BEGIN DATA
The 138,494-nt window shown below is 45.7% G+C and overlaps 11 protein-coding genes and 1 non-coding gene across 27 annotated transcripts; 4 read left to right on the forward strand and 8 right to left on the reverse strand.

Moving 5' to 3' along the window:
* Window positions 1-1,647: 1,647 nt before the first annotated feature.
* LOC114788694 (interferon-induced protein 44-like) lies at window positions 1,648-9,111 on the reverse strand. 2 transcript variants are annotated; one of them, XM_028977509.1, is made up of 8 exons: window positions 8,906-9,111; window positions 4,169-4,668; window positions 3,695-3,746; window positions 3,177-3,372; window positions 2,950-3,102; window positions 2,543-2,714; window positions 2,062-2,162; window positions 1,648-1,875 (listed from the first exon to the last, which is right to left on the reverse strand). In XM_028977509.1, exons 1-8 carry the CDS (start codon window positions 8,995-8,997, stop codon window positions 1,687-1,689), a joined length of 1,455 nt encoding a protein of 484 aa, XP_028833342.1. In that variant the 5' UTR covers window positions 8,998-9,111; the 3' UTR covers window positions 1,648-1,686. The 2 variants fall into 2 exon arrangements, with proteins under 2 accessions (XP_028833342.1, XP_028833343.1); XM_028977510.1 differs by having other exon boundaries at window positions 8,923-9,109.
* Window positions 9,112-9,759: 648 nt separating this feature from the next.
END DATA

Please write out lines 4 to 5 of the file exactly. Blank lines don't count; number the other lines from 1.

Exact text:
* LOC114788694 (interferon-induced protein 44-like) lies at window positions 1,648-9,111 on the reverse strand. 2 transcript variants are annotated; one of them, XM_028977509.1, is made up of 8 exons: window positions 8,906-9,111; window positions 4,169-4,668; window positions 3,695-3,746; window positions 3,177-3,372; window positions 2,950-3,102; window positions 2,543-2,714; window positions 2,062-2,162; window positions 1,648-1,875 (listed from the first exon to the last, which is right to left on the reverse strand). In XM_028977509.1, exons 1-8 carry the CDS (start codon window positions 8,995-8,997, stop codon window positions 1,687-1,689), a joined length of 1,455 nt encoding a protein of 484 aa, XP_028833342.1. In that variant the 5' UTR covers window positions 8,998-9,111; the 3' UTR covers window positions 1,648-1,686. The 2 variants fall into 2 exon arrangements, with proteins under 2 accessions (XP_028833342.1, XP_028833343.1); XM_028977510.1 differs by having other exon boundaries at window positions 8,923-9,109.
* Window positions 9,112-9,759: 648 nt separating this feature from the next.